●A review of 16 key clinical trials on the subject shows that five were funded by Purdue and an OxyContin distributor, two were co-authored by Purdue employees, and two were sponsored by other drug companies making different opioids. None of the 16studies showed clear warnings about the addiction dangers or the physical dependence generated by the drugs. The low rate of addiction reported in these studies is at odds with more recent findings indicating that diagnoses of addiction are common in opioid patients.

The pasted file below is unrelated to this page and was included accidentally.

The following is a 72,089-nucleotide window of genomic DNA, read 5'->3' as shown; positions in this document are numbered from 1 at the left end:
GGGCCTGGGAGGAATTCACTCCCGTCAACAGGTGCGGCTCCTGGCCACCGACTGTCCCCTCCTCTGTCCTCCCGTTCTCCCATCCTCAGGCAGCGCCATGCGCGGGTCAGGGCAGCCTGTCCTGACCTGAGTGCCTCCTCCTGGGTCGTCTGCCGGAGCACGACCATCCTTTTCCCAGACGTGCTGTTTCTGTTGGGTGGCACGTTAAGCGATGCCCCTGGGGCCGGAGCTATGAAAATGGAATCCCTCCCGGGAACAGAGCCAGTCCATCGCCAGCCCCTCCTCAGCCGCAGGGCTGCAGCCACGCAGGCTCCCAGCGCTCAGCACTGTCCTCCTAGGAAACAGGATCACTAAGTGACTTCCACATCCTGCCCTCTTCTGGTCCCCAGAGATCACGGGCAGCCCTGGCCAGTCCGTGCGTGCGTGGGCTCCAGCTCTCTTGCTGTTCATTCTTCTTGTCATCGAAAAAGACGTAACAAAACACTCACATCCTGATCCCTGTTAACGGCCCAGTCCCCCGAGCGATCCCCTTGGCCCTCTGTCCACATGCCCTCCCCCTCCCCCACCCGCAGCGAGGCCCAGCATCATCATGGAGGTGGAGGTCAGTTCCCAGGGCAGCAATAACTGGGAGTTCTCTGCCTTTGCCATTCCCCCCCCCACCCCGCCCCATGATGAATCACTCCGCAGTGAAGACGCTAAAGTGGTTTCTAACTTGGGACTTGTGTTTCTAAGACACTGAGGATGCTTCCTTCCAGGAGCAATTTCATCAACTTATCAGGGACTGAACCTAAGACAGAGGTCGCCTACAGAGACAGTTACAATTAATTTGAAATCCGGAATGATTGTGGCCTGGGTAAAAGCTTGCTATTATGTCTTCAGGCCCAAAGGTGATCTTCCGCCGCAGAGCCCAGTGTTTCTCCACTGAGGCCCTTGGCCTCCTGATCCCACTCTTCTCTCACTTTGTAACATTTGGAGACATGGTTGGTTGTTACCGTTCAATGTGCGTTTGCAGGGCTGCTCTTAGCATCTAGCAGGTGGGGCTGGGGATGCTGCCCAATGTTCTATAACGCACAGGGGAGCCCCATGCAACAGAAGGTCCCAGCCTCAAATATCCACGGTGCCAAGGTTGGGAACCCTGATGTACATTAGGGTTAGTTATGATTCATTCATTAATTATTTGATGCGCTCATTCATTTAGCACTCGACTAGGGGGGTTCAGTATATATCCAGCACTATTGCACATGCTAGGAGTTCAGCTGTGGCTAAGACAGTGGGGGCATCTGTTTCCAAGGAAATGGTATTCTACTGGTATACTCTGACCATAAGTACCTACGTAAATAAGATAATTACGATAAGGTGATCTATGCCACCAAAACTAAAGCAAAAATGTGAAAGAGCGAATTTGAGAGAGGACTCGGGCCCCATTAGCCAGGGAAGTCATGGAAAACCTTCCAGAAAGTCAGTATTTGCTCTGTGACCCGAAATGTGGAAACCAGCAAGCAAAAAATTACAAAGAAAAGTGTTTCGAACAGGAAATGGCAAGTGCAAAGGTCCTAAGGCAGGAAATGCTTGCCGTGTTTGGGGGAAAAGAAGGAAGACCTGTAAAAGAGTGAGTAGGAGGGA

●Internal company documents indicate that one of the key published studies sponsored by Purdue — the one reprinted 10,000 times — omitted suspected cases of withdrawal symptoms. The published paper offered assurance that only two of more than 100 OxyContin patients had withdrawal symptoms; the internal documents showed that at least 11 exhibited possible signs of withdrawal, and some experts say it is likely that at the doses given, most of the patients would have experienced withdrawal.